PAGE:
This week, the Pirates clinched their third straight playoff berth, and they’ve been as strong as ever this year, with a 95-win total that ranks second in the Majors. Most successful small-payroll teams are built through their farm systems, and the Pirates do lean heavily on theirs. But they’ve also gotten surprising production from veterans, most of whom they’ve acquired for pennies on the dollar. Here’s how they got their key players.
CF Andrew McCutchen (5.8 fWAR in 2015). In 2005, the Pirates, then led by Dave Littlefield, took McCutchen with the No. 11 overall pick in the draft. That pick sticks out as an outstanding one even in a first round loaded with top-tier talent — other early first-rounders that year included Justin Upton, Alex Gordon, Ryan Zimmerman, Ryan Braun, Troy Tulowitzki and Jay Bruce. Of course, 2005 was long ago, and McCutchen is still in Pittsburgh thanks in part to his contract. He entered 2015 with over five years of service time, and it’s likely the Pirates would have traded him by now had current GM Neal Huntington not signed him to an incredibly team-friendly $51.5MM extension that allows the Bucs to control him through 2018.
SP Gerrit Cole (5.5). The Bucs made Cole the first overall pick in the 2011 draft, ahead of other potential top picks like Anthony Rendon, Danny Hultzen and Trevor Bauer. A number of first-round picks from that draft have had very good careers so far, including Rendon, Sonny Gray, Jose Fernandez and George Springer, but the Pirates are surely very happy with their choice — Cole didn’t quite turn his elite stuff into elite results in his first couple seasons in the big leagues, but this year he’s emerged as an ace, posting a 2.60 ERA, 9.0 K/9 and 2.0 BB/9 in 201 terrific innings.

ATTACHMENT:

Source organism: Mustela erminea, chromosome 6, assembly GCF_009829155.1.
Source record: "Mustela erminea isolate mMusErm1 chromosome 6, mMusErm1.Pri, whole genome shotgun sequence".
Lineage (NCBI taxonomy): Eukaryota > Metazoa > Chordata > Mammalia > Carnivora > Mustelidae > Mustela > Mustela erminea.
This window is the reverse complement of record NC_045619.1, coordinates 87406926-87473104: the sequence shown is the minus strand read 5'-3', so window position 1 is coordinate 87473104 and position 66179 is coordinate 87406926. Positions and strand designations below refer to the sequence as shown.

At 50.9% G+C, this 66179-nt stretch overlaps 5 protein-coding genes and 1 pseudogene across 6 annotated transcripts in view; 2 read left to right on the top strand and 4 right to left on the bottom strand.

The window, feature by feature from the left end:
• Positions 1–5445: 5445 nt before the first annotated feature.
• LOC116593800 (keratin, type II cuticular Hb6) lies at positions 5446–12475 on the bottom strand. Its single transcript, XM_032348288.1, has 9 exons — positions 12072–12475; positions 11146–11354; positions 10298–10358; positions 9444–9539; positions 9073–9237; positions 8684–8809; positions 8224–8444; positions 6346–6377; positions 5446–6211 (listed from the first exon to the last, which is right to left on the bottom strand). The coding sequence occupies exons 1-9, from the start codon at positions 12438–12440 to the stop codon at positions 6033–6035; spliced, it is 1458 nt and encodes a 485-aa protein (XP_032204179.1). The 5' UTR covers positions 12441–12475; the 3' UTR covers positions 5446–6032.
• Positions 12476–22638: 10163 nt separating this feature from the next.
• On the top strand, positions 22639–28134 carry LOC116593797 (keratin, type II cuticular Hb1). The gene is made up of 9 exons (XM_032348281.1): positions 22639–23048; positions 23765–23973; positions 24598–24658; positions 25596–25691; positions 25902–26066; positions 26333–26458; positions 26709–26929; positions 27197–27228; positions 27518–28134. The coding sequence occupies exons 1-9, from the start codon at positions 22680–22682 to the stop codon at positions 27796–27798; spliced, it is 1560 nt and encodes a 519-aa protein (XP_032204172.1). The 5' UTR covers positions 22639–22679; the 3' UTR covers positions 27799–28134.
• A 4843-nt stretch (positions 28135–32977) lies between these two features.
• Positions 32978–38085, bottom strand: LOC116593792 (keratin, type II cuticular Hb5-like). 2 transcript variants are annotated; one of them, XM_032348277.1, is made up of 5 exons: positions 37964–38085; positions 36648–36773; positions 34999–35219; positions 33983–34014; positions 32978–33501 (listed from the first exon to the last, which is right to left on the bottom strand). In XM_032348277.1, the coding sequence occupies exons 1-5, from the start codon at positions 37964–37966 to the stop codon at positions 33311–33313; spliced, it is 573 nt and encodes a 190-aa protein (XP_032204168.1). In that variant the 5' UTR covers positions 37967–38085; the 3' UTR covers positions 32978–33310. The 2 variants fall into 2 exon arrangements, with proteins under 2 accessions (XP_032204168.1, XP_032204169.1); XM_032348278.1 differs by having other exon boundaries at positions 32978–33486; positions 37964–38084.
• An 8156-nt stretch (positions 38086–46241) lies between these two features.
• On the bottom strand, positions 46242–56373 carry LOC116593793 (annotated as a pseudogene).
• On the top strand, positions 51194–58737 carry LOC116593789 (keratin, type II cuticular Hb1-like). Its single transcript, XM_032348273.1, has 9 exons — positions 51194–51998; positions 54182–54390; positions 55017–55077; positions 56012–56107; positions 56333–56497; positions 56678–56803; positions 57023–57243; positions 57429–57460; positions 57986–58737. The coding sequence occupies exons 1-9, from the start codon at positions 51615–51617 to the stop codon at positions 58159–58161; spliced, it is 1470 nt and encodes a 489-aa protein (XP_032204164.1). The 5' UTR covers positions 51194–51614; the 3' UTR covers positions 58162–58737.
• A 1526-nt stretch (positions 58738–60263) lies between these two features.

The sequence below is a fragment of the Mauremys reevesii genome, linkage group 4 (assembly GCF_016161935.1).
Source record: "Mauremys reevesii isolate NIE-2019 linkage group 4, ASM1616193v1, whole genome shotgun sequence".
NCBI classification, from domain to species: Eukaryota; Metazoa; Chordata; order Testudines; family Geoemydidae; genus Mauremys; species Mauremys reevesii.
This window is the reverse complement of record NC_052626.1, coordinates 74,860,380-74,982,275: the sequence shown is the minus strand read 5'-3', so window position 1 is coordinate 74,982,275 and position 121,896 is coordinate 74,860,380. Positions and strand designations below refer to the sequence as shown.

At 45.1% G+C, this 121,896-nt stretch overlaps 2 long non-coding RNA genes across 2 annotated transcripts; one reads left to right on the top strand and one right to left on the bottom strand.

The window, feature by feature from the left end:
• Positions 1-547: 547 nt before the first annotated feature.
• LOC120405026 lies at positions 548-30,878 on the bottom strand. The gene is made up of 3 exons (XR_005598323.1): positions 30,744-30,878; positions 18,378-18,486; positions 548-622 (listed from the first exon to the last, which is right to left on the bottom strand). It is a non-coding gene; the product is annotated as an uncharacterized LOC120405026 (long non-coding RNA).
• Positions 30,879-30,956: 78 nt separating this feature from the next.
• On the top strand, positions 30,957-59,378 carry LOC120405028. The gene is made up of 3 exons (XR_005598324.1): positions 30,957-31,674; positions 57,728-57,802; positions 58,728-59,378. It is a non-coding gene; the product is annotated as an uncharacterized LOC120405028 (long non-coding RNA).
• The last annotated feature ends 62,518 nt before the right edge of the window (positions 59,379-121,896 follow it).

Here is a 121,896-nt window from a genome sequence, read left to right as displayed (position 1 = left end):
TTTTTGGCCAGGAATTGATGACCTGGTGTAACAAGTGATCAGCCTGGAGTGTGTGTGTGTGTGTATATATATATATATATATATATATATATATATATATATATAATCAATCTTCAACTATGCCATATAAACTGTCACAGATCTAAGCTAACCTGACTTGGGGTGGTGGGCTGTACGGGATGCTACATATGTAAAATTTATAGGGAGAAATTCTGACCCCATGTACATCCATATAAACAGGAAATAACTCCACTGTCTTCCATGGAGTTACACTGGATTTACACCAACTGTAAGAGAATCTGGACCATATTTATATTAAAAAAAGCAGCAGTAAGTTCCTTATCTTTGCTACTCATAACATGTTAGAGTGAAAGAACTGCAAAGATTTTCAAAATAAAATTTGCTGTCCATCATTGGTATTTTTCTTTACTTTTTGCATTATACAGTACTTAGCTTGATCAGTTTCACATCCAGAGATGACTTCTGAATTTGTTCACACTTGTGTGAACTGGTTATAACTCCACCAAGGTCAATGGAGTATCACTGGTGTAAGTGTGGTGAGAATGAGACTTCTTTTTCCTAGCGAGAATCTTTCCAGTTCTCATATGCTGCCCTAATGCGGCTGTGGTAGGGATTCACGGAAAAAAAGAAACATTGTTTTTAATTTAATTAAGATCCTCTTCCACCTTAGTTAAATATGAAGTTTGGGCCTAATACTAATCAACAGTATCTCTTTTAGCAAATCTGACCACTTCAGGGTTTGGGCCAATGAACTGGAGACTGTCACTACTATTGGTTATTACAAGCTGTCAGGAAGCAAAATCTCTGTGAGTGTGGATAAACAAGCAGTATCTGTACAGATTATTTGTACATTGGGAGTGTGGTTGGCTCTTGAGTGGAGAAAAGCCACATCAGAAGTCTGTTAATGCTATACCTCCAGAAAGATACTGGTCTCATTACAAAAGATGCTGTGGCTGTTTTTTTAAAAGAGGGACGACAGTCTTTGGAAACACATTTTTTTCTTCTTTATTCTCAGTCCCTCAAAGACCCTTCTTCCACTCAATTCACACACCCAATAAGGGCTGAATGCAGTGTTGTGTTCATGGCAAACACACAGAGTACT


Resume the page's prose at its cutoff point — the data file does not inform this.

IF Jung-Ho Kang (3.9). Kang injured his knee while trying to turn a double play last week and is now out for the season, but he made a big impact in his first year in Pittsburgh. Kang hasn’t matched the 40-homer power he displayed in his last year with the Nexen Heroes in Korea, but he hit .287/.355/.461 in his first season in the US, also adding value with his defense and baserunning. The Pirates got him for an incredibly cheap $11MM over four years, plus a posting fee of approximately $5MM. That deal was possible because no one knew what to expect from Kang, the first position player from the KBO to make the leap to the Majors. Next winter, Kang’s former teammate Byung-Ho Park will likely benefit greatly from Kang’s success.
LF Starling Marte (3.6). Pirates Latin American scouting director Rene Gayo takes pride in finding good players others miss, and he prefers to spread available bonus money around to many player rather than one or two. Marte, right fielder Gregory Polanco and infield prospect Alen Hanson are the gems of the Pirates’ recent efforts in Latin America, and none cost more than $150K. Marte was already 18 — old for an unsigned Latin American prospect — when Gayo signed him for just $85K in 2007. In 2014, Marte finally cashed in, signing a $31MM extension with two options that allows the Bucs to control his rights through 2021.